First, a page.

MLB Teams Should Keep Cheating Based on MLB's Punishment of the Ones That Did

Jose Altuve and the Astros celebrate.
Jose Altuve and the Astros celebrate. / Elsa/Getty Images

If there's one lesson Major League Baseball has emphasized over the last few decades, it's that cheaters prosper. But while the steroid era and lack of accountability was bad enough, the latest cheating scandal proves that all MLB teams should cheat. Because guess what? You're gonna get away with it.

The MLB just handed down a slap-on-the-wrist penalty to the Boston Red Sox for their cheating ways during the 2018 season. You know, the year where they won 108 games and the World Series. Well, for their actions, they'll be STRIPPED of a second-round draft pick (LOL), a replay operator has been suspended for a year (can someone say scapegoat?) and 2018 manager Alex Cora was suspended for 2020 because of his involvement in the Astros cheating scandal, which obviously really matters because Cora was fired by the Red Sox and is out of baseball for this season anyway.

That comes on the heels of the Astros getting an even more laughable penalty when they admitted to cheating during the 2017 season when, yep, they won 101 games and the World Series. As restitution for FULLY cheating over MULTIPLE YEARS by relaying pitch information to their hitters, they were fined $5 million, already-fired GM Jeff Luhnow was suspended for one year, already-fired manager A.J. Hinch was suspended for one year, already-gone former assistant GM Brandon Taubman was suspended for one year and the Astros forfeited their first and second-round draft picks the next two years.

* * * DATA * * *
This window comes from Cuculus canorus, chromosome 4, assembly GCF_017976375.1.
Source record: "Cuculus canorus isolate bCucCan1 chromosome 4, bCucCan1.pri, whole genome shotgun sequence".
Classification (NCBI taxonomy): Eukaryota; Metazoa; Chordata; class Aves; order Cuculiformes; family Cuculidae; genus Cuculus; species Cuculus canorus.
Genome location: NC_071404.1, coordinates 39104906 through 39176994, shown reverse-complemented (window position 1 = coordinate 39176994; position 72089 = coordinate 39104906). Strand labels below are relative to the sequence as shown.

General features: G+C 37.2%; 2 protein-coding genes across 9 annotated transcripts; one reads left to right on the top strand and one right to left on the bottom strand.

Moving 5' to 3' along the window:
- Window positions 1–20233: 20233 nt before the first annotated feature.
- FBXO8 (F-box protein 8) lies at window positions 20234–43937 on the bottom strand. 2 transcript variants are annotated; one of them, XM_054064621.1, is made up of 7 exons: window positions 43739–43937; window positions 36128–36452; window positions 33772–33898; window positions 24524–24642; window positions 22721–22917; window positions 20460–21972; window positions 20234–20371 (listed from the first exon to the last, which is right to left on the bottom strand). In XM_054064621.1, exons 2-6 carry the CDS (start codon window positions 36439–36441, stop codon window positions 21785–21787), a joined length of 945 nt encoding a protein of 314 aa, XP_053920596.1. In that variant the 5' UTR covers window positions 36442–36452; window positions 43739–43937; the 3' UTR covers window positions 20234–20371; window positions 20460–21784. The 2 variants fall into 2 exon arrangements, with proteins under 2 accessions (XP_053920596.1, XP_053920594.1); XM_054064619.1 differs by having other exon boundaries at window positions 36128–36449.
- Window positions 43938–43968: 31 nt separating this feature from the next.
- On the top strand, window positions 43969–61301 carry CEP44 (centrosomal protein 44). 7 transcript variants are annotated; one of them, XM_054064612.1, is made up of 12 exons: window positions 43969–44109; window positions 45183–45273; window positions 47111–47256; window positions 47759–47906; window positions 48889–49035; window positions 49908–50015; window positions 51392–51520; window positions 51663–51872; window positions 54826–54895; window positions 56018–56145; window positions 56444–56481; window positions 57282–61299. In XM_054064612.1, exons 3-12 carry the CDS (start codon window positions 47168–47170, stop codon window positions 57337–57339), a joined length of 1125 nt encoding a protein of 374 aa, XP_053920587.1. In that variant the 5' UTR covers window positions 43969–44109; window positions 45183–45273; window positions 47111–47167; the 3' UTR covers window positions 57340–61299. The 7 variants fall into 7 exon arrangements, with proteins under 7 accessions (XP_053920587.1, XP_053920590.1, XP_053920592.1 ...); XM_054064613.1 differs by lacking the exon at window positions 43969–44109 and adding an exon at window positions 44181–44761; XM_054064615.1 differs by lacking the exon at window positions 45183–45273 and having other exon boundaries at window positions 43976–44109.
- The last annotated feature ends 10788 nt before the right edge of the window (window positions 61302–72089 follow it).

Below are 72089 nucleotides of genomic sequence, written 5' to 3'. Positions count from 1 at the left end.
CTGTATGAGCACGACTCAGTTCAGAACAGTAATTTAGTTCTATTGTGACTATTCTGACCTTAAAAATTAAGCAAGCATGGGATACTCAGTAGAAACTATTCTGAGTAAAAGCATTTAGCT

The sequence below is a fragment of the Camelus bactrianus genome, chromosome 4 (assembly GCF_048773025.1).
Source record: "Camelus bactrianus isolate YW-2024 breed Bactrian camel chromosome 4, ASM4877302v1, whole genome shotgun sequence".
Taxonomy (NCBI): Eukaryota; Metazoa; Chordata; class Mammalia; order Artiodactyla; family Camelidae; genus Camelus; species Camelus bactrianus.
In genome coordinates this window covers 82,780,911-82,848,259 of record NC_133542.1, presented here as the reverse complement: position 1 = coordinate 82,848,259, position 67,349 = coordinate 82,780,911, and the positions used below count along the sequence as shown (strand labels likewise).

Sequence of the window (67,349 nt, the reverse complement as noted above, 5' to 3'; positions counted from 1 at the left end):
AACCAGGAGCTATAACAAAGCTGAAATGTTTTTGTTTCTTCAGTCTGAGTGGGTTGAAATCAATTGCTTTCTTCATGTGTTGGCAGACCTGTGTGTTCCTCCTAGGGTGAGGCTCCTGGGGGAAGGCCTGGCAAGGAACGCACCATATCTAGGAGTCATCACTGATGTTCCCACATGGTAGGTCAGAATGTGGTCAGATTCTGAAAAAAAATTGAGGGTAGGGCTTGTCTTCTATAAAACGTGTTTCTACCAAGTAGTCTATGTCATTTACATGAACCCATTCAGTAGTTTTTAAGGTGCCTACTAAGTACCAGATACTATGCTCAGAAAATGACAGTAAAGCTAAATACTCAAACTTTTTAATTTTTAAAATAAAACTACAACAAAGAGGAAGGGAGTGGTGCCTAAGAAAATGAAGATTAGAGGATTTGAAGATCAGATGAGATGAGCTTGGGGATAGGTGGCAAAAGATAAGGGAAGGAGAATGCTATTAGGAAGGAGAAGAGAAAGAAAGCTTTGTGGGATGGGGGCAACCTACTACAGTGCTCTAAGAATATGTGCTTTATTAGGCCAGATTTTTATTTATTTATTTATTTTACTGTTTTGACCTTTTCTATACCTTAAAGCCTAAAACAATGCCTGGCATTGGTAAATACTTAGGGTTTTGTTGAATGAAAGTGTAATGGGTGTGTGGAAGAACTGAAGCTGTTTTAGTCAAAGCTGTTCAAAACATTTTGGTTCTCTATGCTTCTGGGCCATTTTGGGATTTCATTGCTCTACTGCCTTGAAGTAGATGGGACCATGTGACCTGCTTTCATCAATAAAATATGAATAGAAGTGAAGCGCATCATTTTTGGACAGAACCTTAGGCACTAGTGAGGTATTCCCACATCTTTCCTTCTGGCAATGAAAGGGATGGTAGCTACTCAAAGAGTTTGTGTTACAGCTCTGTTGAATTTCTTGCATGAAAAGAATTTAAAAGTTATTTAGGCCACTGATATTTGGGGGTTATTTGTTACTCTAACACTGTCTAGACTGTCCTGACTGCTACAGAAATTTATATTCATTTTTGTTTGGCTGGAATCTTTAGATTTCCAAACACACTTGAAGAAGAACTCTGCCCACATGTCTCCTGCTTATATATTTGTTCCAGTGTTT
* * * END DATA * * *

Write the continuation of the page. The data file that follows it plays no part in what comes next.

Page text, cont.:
What a joke. Not only do draft picks not matter nearly as much in baseball as they do in any other sport, but only one person still associated with the teams at the time penalties were handed out was suspended-- and it was a replay operator. You've gotta be kidding me.

Based on those penalties, and the fact that the two teams in question not only dominated baseball that year but won World Series for their troubles, I'd say the payoff for cheating far outweighs the potential ramifications. People can feel bad for the players and say how hard this whole thing for them has been. But they cheated, they won, and now they've all gotten away with it.

Of course, this is nothing new for MLB. Plenty of star players did the same thing, and while they might not get into Cooperstown, they certainly are living a good life.

Alex Rodriguez cheated multiple times, won a World Series, and remains the highest-paid player in baseball history. He won't be a first-ballot Hall-of-Famer, but do you think him and J-Lo care about that? Hell no. They're currently trying to buy the New York Mets.

Barry Bonds still has the most home runs in MLB history even though everyone knows his numbers are as inflated as his head got from all the steroids he took. Roger Clemens' MLB records still stand, Mark McGuire and Sammy Sosa's home run duel still helped save baseball. The list goes on and on. All of those players are still rich, or at least should be, based on the money they earned cheating.

Listen, no game is clean and perfect. That's not the point, nor an expectation I hold the league to. But to hand down such light penalties for the Astros when they admitted to cheating, and the Red Sox when they seemingly were caught red-handed, proves that when it comes to Major League Baseball, cheating is worth it in the end. You get rich and you get the ring. What more does a player want?